In terms of their nature, the armoured bears are very interesting. While retaining sentience, they still behave much like their non-sapient counterparts: they are pretty much solitary predators, feeding on aquatic mammals like seals. Because they seem to be restricted, or at least concentrated, on Svalbard (an archipelago in the Artic Ocean; a very small range for a sentience species indeed), it seems unlikely that they are (very) territorial, and they seem to be flexible in terms of social behaviour, though as obvious they respect the ages old traditions; like real bears they don't form families, having the mother as the sole raiser of the cubs, but they are clearly seen to be able to feel affection as Iorek clearly shows. They lack a faith, and while they have a soul (their armour; presumably Dust connects with it, much like the "wheels" of the mulefas, and a story similar to that of the first mulefa or to that of Adam and Eve, starting perhaps with a snake and a female bear, was probably what led them to sentience), they supposedly lack a ghost, which frees them from The World of The Dead; in this respect, they are superior to mankind, being totally unaffected by the angels, and its perhaps not hard to speculate that Regent Metatron would have them killed for this. One thing that is quite important about the panserbjørne is how they aren't completly amoral even without religion, following an honor code that should be respected. As mentioned before, their solitary nature pretty much expresses their personal philosophy; they don't feel "cold", because loneliness is described as being "cold", and since polar bears are adapted to the polar realms this is very obvious.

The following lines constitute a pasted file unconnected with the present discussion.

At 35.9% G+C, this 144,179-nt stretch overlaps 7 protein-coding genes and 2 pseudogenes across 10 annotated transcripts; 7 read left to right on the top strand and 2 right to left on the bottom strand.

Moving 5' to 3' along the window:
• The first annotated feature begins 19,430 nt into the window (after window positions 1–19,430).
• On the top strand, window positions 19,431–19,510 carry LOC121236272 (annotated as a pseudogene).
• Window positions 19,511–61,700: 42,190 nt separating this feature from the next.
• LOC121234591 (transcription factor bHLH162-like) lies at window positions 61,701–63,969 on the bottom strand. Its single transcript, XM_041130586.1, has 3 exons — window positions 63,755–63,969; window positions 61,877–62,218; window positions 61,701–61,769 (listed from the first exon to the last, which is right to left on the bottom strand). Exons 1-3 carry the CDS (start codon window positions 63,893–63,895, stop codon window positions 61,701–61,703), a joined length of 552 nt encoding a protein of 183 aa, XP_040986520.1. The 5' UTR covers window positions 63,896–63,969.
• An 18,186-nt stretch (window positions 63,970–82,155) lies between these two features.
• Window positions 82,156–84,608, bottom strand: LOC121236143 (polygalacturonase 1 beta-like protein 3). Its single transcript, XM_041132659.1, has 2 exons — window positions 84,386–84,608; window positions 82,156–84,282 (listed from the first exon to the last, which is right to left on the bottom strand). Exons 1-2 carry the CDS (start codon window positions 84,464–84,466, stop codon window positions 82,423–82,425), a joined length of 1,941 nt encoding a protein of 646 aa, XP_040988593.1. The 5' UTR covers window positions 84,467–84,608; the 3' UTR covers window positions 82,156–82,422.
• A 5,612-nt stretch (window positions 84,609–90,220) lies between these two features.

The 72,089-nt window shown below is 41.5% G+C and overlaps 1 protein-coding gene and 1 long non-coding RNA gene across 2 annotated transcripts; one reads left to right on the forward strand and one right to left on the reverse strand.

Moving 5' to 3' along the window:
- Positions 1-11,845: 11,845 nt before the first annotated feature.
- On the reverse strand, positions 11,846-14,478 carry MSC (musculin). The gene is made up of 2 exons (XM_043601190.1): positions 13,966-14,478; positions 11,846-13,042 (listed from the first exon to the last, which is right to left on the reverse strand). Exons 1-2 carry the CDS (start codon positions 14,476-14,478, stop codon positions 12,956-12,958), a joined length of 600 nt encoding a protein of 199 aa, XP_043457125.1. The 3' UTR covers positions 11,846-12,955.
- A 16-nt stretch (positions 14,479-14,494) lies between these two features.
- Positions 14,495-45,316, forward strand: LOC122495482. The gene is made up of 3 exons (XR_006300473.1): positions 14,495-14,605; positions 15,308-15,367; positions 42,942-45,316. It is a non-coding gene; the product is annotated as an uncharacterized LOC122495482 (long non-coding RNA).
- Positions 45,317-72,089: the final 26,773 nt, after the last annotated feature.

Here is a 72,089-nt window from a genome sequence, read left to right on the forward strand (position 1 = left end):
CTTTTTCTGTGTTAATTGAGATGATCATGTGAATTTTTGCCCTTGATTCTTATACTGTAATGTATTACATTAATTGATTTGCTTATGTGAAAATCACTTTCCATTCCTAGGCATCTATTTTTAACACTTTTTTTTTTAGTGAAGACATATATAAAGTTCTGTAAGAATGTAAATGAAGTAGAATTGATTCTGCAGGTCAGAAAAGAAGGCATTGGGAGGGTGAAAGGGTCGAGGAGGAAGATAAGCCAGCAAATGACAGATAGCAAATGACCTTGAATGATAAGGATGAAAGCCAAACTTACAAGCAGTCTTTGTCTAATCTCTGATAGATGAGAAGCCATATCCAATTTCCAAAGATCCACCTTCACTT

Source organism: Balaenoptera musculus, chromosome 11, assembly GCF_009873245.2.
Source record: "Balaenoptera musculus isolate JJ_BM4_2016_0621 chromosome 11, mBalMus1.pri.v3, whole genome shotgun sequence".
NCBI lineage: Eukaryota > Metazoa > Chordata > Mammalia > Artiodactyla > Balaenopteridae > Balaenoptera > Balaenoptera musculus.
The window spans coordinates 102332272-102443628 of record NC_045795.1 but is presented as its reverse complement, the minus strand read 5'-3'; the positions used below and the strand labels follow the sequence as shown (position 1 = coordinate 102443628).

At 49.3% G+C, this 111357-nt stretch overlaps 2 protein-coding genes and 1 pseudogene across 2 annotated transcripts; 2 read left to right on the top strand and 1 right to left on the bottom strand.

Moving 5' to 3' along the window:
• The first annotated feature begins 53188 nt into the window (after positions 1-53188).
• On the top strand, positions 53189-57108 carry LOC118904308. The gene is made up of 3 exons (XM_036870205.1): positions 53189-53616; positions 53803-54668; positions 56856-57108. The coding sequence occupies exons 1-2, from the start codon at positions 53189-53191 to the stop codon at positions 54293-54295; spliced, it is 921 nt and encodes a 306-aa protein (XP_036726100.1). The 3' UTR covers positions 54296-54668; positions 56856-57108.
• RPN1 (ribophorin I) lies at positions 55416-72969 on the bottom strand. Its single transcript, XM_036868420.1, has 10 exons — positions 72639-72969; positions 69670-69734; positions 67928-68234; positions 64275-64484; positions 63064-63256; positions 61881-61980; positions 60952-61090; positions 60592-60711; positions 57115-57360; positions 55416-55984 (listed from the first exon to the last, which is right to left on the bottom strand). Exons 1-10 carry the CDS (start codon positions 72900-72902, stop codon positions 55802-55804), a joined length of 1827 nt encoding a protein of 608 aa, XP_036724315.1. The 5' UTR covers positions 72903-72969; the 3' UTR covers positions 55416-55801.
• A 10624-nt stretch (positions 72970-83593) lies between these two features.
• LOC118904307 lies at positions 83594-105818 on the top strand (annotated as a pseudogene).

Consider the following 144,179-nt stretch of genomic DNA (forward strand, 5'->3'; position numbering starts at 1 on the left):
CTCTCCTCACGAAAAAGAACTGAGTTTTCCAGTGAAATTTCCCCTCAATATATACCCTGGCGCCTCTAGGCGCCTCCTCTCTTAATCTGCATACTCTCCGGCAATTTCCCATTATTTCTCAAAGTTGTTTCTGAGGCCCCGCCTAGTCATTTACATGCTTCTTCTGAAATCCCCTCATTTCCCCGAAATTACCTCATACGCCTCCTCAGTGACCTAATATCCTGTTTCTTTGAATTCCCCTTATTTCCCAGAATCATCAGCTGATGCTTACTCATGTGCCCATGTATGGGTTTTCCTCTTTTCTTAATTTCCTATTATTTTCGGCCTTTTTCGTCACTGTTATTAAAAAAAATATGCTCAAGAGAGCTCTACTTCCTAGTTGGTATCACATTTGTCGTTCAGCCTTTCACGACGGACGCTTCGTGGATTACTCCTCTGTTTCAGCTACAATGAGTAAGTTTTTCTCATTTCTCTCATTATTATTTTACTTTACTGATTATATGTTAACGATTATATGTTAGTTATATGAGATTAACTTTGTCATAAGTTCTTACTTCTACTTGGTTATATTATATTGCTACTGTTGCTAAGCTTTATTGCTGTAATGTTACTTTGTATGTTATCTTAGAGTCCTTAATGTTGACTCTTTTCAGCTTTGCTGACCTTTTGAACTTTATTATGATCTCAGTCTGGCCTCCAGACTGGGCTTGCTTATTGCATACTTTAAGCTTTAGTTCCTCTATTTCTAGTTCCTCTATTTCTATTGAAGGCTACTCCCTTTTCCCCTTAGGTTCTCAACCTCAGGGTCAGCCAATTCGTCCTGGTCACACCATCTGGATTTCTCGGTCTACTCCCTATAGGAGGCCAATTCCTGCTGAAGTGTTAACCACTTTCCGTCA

So what to make of this all? To summarise, the panserbjørne are the opposite of the Christian animals of Narnia. While anthropomorphic, they are not human, but instead have a very different mentality. While able to feel affection, they don't mind being alone, which expresses independence; combined with their lack of faith, this means they are independent from God. Being independent from God also means that they are free. Coupled with all the anti-Christian symbolism of the bear, this means that the panserbjørne could be, to a certain extent, a model to follow. Nonetheless, much like people, they have their own share of bad things, namely how difficult progress is for them (then again, their lack of need for materialism could be a good thing). All in all, the ice bears are a magnificient product of the author's creativity, a very original take on the Talking Animal concept, and express that, while real bears are no where as cute as Disney portrays them, the trope Bears Are Bad News is not necessarily true.